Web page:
By: Brittany McDaniel, news editor
On Tuesday, Sept. 28, Dr. Adjoa Richardson Ahedor, professor of life sciences, presented “Ghana, Gateway to Sub-Sahara Africa.”
The lecture covered topics such as tourism, trade, education and cultural diversity. Ahedor, a native of Ghana, spoke to the audience about the country’s warm personality and progress.
The country gained its independence from the British in 1957. Despite the quick introduction to democracy, Ghana has hit the ground running. It is second in the world as a manufacturer and exporter of cocoa, and is also a top producer in gold.
Ahedor spoke of the nation’s rich heritage and culture. “We love to party,” Ahedor said. She explained engagements, childbirth, and weddings are all reasons to throw a party full of dancing and laughter.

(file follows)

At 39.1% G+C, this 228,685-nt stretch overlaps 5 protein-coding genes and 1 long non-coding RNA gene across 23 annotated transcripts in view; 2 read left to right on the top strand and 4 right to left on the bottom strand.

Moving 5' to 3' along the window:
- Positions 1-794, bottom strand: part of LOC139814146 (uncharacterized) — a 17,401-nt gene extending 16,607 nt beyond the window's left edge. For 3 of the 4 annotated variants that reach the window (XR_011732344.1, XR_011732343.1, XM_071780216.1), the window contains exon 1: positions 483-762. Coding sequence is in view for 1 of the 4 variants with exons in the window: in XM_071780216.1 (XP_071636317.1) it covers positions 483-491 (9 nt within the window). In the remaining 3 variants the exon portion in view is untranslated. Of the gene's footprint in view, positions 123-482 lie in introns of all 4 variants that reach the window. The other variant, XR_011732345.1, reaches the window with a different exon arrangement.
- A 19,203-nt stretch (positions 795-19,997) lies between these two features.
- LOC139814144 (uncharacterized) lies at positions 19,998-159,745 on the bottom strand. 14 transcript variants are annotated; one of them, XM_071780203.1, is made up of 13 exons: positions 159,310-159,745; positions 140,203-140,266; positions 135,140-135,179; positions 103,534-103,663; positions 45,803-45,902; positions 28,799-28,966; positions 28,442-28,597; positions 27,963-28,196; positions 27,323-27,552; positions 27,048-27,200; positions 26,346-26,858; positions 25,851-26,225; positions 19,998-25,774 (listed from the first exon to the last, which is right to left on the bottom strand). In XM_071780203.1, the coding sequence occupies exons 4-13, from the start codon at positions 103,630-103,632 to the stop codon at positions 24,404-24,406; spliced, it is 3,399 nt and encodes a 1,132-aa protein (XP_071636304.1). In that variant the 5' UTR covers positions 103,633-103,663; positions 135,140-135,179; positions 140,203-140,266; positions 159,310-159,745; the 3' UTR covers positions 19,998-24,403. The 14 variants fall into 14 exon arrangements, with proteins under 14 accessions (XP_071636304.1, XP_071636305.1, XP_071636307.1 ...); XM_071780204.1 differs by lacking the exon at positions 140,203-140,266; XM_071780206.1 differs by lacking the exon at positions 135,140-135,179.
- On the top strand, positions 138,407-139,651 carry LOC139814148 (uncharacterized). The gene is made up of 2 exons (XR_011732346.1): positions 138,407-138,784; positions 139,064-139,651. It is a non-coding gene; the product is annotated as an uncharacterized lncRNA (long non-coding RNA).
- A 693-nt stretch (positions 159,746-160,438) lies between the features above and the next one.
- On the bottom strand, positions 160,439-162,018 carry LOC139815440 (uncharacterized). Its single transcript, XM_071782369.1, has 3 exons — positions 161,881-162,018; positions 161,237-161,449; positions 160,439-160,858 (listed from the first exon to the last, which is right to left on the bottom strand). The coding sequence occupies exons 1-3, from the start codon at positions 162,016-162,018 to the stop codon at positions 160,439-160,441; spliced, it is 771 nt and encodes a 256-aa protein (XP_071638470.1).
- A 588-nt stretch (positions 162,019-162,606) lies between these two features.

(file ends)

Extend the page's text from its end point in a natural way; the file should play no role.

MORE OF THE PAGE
Also addressed was the state of the country’s education. Ahedor said the literacy rates are currently about 58 percent, a significant improvement from the country’s early literacy rates. According to a report from the U.S. Department of Commerce, the literacy rate will continue to improve. With over 5.1 million students attending school, it is clear that the nation is dedicated to improving educational standards.
Tourism in Ghana is a booming industry. Guests to the country can catch tours of the rainforest, visit the sweeping grasslands, and even pet crocodiles. The natural beauty also extends to the coastline with popular beaches.
Ahedor was “very excited” to share information about her home country. “It’s an honor. Narrowing down to Ghana means a lot to me. I’m able to tell people Africa is not just one big place with one culture. We have a diverse culture,” Ahedor said.
The diverse nation has a unique culture all its own. The lecture showed a different side to Africa, shedding light on one of its nations. Ghana: a young country on its way to the top.